Oh, and actually no less than Chazal (Berachos 5a) say that when calamities befall us, we are supposed to do introspection to see what areas of observance need improvement. And the default area to improve given by Chazal is Torah study!

But then again, Chazal were Chareidi, so scratch that.

Update: See happygolucky's response here:


And this one from me:


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This is totally ridiculous. Yes, Chareidim really think that Torah protects! This concept is not a Chareidi innovation. It is classic Judaic philosophy and Chazal say as such in numerous places. https://irrationalistmodoxism.substack.com/p/does-torah-protect. This very speech from R' Edelstein demonstrates that Charedim believe so, as well as the psak from R' Zilberstein that you were busy mocking last month, as well as numerous other statements and halachic rulings by Chareidi Gedolim and Poskim. It is simply not practical to leave all Yeshivos running 24/7. Most Yeshiva students are not cut out for that type of schedule, and it would in fact be detrimental in the long-term. Although in times of danger, Torah students do increase Torah study, exactly as R' Edelstein is advocating for here. When the rockets were falling in the south, MOST YESHIVOS STAYED, based on the psak of R' Chaim Kanievsky and others. The ones that relocated were mostly high schools, where the young bochurim were not able to cope with the situation. Not because the Yeshiva administration was frightened.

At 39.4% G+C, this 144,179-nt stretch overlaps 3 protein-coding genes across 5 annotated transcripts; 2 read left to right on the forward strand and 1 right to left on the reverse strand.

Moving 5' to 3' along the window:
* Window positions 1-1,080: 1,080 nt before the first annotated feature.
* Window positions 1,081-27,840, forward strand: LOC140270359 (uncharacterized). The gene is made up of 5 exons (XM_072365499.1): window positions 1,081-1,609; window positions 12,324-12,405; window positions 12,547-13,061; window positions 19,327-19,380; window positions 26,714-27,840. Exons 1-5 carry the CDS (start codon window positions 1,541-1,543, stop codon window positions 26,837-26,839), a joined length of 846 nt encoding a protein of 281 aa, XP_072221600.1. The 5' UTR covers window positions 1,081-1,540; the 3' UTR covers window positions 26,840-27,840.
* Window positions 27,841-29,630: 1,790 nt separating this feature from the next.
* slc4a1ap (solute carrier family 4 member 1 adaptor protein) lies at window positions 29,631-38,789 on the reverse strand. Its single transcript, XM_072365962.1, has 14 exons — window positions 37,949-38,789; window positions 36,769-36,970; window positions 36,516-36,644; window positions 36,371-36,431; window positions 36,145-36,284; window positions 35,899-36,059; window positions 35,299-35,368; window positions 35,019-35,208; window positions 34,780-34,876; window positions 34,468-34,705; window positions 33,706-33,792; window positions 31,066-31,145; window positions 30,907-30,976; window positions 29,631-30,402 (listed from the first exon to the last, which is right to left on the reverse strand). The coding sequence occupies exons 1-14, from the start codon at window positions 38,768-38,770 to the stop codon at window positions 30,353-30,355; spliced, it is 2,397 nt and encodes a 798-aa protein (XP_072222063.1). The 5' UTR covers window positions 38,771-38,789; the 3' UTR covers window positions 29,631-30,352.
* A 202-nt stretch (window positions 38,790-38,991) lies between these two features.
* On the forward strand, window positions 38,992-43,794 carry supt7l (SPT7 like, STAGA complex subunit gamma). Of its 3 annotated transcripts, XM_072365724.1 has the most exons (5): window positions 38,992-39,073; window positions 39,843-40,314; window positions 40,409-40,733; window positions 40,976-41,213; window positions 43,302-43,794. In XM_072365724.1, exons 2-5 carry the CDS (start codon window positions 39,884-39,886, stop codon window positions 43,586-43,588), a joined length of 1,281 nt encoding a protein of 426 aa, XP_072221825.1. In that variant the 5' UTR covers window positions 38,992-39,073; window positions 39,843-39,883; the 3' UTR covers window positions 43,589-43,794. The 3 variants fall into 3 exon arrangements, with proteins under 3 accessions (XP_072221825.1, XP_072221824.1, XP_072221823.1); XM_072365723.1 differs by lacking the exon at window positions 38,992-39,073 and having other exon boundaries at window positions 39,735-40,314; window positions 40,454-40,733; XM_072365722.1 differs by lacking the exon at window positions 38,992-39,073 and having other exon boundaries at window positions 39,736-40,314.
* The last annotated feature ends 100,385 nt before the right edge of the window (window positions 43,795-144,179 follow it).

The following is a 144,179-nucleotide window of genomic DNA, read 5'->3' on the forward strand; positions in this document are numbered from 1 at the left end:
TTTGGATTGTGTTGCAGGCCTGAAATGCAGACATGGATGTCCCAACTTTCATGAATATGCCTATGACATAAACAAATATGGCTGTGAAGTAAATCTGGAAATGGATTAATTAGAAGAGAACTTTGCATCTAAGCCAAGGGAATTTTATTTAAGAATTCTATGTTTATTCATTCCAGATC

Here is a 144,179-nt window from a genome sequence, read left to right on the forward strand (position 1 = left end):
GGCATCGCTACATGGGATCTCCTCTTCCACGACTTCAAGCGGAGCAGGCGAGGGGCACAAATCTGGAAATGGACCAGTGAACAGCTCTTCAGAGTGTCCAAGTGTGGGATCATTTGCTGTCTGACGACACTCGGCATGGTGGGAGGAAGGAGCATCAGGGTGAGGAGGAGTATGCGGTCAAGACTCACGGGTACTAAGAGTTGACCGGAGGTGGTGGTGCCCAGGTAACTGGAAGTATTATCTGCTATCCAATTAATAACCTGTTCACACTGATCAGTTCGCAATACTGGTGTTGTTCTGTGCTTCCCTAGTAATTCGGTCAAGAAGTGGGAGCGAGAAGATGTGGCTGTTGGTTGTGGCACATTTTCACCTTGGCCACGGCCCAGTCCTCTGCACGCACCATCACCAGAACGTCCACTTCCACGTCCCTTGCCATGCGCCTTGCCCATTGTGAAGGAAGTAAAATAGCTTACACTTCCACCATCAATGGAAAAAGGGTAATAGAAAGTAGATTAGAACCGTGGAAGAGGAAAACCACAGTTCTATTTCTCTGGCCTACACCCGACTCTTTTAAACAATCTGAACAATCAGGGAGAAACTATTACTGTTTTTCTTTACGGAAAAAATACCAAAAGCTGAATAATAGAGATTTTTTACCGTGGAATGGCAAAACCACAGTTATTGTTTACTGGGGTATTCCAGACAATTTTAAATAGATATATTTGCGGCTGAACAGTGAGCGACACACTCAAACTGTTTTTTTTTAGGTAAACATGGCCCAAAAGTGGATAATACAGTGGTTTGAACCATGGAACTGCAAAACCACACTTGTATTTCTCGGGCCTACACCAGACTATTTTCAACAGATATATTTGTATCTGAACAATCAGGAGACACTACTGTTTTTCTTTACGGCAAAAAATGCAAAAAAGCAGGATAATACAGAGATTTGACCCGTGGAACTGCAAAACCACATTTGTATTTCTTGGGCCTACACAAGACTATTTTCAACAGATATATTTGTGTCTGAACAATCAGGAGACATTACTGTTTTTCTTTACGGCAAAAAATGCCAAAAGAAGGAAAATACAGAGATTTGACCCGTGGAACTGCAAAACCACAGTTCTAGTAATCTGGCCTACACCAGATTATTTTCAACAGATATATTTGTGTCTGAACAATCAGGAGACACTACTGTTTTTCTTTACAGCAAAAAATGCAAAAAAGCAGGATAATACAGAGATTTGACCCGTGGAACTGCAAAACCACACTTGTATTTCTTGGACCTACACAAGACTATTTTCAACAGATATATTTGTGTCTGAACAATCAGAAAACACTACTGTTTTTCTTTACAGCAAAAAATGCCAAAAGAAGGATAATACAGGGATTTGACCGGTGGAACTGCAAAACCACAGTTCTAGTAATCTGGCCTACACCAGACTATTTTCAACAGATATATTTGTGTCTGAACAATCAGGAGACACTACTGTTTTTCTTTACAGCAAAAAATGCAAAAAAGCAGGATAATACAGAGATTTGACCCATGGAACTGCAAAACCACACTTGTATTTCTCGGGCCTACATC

This is extremely straightforward, and you seem to be the only one confused about it. I think the real reason that you can't seem to wrap your head around is because that YOU don't think that Torah protects, as you've said numerous times. So it's kinda like me having trouble believing that intelligent Indians really, really believe that they are created and governed by a bunch of action figures. You are so far removed from believing in the Torah's protection that you have trouble understanding that anyone else really does.

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you can take the charedim out of the ghetto, but ya can't take the ghetto mentality out of charedim. Please request that das toireh people substantiate their irrational claims and statements Remind them why Jewish armies are required to do battle on Shabbos

You might even suggest they put down the Talmud and learn TaNaCh

You have a great blog, R Slifkin, but your detractors have the mindset of 19th century shtetl dwellers and kollel bochrim(who probably believe R Akiva's students literally died in a plague [Chazal's codeword for rebellion - not a good word to mention when living under foreign domination]